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The World's First CPU Liquid Cooler Using Nanofluids 79

An anonymous reader writes "CPU water cooling may be more expensive than air cooling, but it is quieter and moves the bulk away from your CPU. It's also improving, as Zalman has just demonstrated with the announcement of the Reserator 3. Zalman is claiming that the Reserator 3 is the world's first liquid cooler to use nanofluids. What's that then? It involves adding refrigerant nanoparticles to the fluid that gets pumped around inside the cooler transporting the heat produced by a CPU to the radiator and fan where it is expelled. By using the so-called nanofluid, Zalman believes it can offer better cooling, and rates the Reserator 3 as offering up to 400W of cooling while remaining very quiet. The fluid and pump is supplemented by a dual copper radiator design and "quadro cooling path," which consists of two copper pipes sitting behind the fan and surrounded by the radiators. The heatsink sitting on top of the CPU is a micro-fin copper base allowing very quick transfer of heat to the nanofluid above."

Two Changes To Quirky Could Change The World 103

" has generated a lot of buzz," writes frequent contributor Bennett Haselton, "but it's hard to see how it could ever be more than a novelty unless they change two key features of their process. Fortunately, they already have all the infrastructure in place for bringing inventions to fruition, so that with these two changes, Quirky really could deliver on their early promise to change the way products get invented." Read on for Bennett's thoughts — which seem more sensible than quirky.

Why Apple's Next Revolution Should Be In Your Car 293

New submitter eetc writes "This article surveys the sorry state of car makers' stereo and navigation systems: 'It's clear that most of the auto companies that offer more than a car stereo want to lock you into their interface and services — as awful as they are. The rest don't care. The aftermarket stereo and nav systems are no better. Stuffed with even more buttons and light-show gewgaws, they're sure to keep your eyes off the road and may not work easily with your stuff. Add to that mix the split focus of also having to use a separate GPS unit in most vehicles, and you have to wonder what keeps our roads so relatively safe.' The answer in one word: iCar. This is just the sort of broken market that Apple specializes in taking over."

New Service Lets Users Try Apple's New IPad For 30 Days Before Buying 150

zacharye writes "A new subscription service allows potential gadget owners to test out new devices like Apple's new iPad tablet before committing to a purchase. YBUY, which bills itself as a try-before-you-buy online subscription service, charges users a flat monthly fee of $24.95 for access to a wide range of consumer electronics as well as home and kitchen gadgets. Users can choose one device at a time from YBUY's catalog and trial the gadget for up to 30 days before returning it. Beginning in April, the company's inventory will also include Apple's new iPad."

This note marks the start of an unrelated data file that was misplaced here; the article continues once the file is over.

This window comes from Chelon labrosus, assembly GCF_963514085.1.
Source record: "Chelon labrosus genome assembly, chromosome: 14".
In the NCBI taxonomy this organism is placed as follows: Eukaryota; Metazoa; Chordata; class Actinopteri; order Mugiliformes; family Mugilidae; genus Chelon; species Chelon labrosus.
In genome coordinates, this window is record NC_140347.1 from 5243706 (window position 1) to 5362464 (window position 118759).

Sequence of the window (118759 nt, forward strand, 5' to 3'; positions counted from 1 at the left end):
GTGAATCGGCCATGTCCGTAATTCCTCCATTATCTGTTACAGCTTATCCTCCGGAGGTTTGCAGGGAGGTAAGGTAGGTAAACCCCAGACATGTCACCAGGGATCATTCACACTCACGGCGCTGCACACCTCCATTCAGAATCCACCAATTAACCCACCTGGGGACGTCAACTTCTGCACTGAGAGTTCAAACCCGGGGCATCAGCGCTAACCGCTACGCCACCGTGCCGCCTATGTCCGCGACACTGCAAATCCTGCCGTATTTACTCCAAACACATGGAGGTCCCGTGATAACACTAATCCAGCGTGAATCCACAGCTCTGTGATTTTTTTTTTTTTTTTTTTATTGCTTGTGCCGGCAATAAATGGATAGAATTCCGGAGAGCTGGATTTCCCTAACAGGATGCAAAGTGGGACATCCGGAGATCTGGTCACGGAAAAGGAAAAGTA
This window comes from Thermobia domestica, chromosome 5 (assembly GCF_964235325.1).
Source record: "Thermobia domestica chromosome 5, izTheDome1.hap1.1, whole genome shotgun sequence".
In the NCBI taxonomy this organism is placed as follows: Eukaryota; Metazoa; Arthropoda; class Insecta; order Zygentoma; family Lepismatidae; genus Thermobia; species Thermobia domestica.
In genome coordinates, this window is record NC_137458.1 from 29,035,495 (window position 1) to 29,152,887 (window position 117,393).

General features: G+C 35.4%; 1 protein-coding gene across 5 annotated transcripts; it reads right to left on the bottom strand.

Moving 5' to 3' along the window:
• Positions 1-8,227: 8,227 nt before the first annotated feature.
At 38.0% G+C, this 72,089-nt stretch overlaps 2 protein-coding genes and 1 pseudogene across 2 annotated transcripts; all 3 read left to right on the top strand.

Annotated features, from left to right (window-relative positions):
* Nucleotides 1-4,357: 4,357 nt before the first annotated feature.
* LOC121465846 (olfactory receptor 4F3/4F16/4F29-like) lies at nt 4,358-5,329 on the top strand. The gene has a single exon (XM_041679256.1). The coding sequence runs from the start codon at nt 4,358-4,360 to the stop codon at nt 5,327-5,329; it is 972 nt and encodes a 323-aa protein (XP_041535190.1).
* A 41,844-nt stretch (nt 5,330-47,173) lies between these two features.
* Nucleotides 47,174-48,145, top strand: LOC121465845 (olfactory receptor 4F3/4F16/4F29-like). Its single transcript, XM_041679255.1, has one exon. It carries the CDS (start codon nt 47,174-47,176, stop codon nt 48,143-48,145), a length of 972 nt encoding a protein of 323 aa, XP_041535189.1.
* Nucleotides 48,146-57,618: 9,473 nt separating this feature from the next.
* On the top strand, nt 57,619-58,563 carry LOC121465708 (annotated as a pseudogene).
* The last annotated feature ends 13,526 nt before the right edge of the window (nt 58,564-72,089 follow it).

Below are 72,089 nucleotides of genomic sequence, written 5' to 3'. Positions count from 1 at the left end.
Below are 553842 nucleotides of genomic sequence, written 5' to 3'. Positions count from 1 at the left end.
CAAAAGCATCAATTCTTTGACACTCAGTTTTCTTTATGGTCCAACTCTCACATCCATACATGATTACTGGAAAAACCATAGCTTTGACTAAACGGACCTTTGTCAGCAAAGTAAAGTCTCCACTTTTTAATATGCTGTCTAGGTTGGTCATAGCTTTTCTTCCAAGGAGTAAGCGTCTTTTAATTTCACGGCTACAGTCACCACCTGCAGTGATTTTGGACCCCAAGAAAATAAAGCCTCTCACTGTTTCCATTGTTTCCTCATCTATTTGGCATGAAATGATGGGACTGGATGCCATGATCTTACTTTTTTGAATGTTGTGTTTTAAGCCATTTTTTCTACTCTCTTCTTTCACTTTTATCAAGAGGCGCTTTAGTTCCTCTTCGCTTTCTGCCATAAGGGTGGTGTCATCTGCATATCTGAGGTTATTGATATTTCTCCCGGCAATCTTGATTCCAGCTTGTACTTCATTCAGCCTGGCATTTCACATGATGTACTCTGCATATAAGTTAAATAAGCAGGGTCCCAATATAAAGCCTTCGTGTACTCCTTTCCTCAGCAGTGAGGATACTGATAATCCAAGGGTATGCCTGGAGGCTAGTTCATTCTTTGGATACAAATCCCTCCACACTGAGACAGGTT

Video How Much Stuff Can Timothy Jam Into His New Hoodie's Pockets? (Video) Screenshot-sm 183

Timothy Lord is exactly the kind of person for whom the SCOTTEVEST Ultimate Hoodie Microfleece was designed; He's on the go all the time, needs to travel light, and wants to carry lots of stuff on his person to avoid checking luggage when he's flying. Yes, we know; before long half the people waiting to board airliners will be bulked out to double their normal width. Meanwhile, Timothy managed to jam an amazing amount of stuff into his new hoodie. Or jacket, as he prefers to call it.

Microsoft Aims To Cure Server-Hugging Engineers 285

1sockchuck writes "Microsoft wants the engineers in its labs to manage their servers remotely, and is moving development servers from a bevy of computer rooms in labs to a new green data center about 8 miles from its Redmond campus. 'I see today as a real transition point in our culture,' said Rob Bernard, chief environmental strategist at Microsoft, who acknowledged that the change will be an adjustment for veteran developers but will save money and energy use. Microsoft expects its customers will run their apps remotely in data centers, and clearly expects the same of its employees."

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